Use this URL to cite or link to this record in EThOS: https://ethos.bl.uk/OrderDetails.do?uin=uk.bl.ethos.798426
Title: Insights into the application of chitosan as an anti-leishmanial compound
Author: Riezk, A.
ISNI:       0000 0004 8507 4761
Awarding Body: London School of Hygiene & Tropical Medicine
Current Institution: London School of Hygiene and Tropical Medicine (University of London)
Date of Award: 2020
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Abstract:
There is an urgent need for safe, efficacious, affordable and field-adapted drugs for the treatment of cutaneous leishmaniasis, a disease which affects around 1.5 million people worldwide every year. Chitosan, a biodegradable cationic polysaccharide, has previously been reported to have antimicrobial, anti-leishmanial and immunostimulatory activities. The work described here found that chitosan and its derivatives were approximately 7-20 times more active in vitro against Leishmania promastigotes and amastigotes at pH 6.5 than at pH 7.5, with high molecular weight chitosan being the most potent. Despite the in vitro activation of bone marrow macrophages by chitosan to produce nitric oxide and reactive oxygen species, this work showed that the anti-leishmanial activity of chitosan was not mediated by these metabolites. It was subsequently shown that rhodamine-labelled chitosan is taken up by pinocytosis and accumulates in the parasitophorous vacuole of Leishmania-infected macrophages. The application of chitosan in drug delivery systems was then studied by preparing two types of chitosan nanoparticles (positive (with tripolyphosphate sodium (TPP)) and negative (with dextran sulphate) surface charge with different sizes) and incorporation of amphotericin B within these nanoparticles. These amphotericin B-loaded nanoparticles demonstrated a good in vitro anti-leishmanial activity, similar to pure amphotericin B, and were also significantly less toxic than pure amphotericin B. The positive amphotericin B-loaded chitosan-TPP nanoparticles showed promising in vivo efficacy against cutaneous leishmaniasis caused by L. major in the BALB/c mouse model, via the intravenous route, and they were more active than AmBisome®. The impact of an in vitro media perfusion system on host cell phagocytosis and macropinocytosis was evaluated as well as the anti-leishmanial activity of chitosan solution and blank or amphotericin B-loaded chitosan-TPP nanoparticles. There was a significant difference between in vitro static and flow culture systems in the cell uptake and anti-leishmanial activity of the studied compounds.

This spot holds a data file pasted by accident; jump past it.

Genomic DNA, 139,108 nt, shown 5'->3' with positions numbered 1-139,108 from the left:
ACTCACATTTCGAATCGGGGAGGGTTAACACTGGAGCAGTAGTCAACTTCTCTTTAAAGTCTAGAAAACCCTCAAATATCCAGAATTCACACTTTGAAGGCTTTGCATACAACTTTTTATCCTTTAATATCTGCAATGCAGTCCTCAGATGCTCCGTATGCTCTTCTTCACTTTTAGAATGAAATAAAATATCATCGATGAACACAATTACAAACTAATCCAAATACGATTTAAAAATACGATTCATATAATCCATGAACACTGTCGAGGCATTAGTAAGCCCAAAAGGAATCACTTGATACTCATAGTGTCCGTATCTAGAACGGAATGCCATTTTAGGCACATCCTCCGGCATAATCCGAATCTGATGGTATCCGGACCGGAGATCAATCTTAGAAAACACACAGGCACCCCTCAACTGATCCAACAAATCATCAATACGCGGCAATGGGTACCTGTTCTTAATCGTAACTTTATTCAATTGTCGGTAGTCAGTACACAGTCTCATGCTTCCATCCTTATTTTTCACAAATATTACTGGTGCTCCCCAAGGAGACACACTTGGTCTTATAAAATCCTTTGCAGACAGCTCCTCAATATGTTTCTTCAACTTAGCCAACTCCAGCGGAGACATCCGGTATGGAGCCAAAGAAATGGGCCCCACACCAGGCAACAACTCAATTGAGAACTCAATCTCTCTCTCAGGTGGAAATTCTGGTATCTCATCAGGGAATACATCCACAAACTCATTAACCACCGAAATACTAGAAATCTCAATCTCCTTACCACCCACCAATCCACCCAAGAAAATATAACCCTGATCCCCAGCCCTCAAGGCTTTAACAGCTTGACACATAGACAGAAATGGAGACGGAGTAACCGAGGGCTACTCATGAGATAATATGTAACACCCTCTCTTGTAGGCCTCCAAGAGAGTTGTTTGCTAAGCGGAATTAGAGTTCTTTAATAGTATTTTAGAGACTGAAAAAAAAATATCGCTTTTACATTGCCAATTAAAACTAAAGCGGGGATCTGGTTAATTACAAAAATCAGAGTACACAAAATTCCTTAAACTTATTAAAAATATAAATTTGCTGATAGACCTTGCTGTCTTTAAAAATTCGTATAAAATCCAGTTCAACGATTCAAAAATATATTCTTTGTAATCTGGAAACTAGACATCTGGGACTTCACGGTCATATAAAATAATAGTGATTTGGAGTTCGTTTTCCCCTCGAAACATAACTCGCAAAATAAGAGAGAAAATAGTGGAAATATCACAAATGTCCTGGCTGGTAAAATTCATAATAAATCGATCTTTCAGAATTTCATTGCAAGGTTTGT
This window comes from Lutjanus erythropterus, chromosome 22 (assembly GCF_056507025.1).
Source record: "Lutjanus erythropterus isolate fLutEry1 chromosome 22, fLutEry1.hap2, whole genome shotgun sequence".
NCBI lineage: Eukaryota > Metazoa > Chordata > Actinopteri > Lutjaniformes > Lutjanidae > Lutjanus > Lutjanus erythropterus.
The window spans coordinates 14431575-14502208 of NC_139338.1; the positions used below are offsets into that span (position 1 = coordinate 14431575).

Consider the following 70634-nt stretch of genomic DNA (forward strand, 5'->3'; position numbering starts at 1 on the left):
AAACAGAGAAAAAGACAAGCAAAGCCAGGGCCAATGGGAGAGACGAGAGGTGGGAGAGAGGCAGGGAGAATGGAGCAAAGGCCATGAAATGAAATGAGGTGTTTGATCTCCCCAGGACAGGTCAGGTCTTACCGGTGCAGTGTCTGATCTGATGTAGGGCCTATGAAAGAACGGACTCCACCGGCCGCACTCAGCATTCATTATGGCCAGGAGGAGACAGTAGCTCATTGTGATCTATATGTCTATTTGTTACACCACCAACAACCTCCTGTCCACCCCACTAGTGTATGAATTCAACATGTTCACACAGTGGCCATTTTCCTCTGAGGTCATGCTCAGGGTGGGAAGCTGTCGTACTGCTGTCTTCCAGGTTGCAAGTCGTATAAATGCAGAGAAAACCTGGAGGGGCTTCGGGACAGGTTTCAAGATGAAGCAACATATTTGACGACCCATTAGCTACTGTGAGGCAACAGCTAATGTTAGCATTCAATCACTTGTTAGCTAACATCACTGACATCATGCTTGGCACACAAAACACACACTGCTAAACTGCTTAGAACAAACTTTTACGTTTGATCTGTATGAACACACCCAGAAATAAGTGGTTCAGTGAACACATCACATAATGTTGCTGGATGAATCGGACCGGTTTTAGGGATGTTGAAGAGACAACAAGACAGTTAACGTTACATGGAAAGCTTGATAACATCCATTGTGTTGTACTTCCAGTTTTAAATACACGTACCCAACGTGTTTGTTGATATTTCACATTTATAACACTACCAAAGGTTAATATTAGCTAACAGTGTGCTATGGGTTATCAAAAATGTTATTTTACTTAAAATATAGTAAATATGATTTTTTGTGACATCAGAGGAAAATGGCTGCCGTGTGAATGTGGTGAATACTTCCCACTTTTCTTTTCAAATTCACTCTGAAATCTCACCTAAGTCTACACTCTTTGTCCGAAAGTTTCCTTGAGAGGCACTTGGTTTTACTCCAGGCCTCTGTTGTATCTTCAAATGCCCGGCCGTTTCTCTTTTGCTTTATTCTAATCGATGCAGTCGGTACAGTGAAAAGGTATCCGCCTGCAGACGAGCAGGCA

Supervisor: Yardley, V. ; Croft, S. Sponsor: London School of Hygiene & Tropical Medicine ; Council for At-Risk Academics
Qualification Name: Thesis (Ph.D.) Qualification Level: Doctoral
EThOS ID: uk.bl.ethos.798426  DOI:
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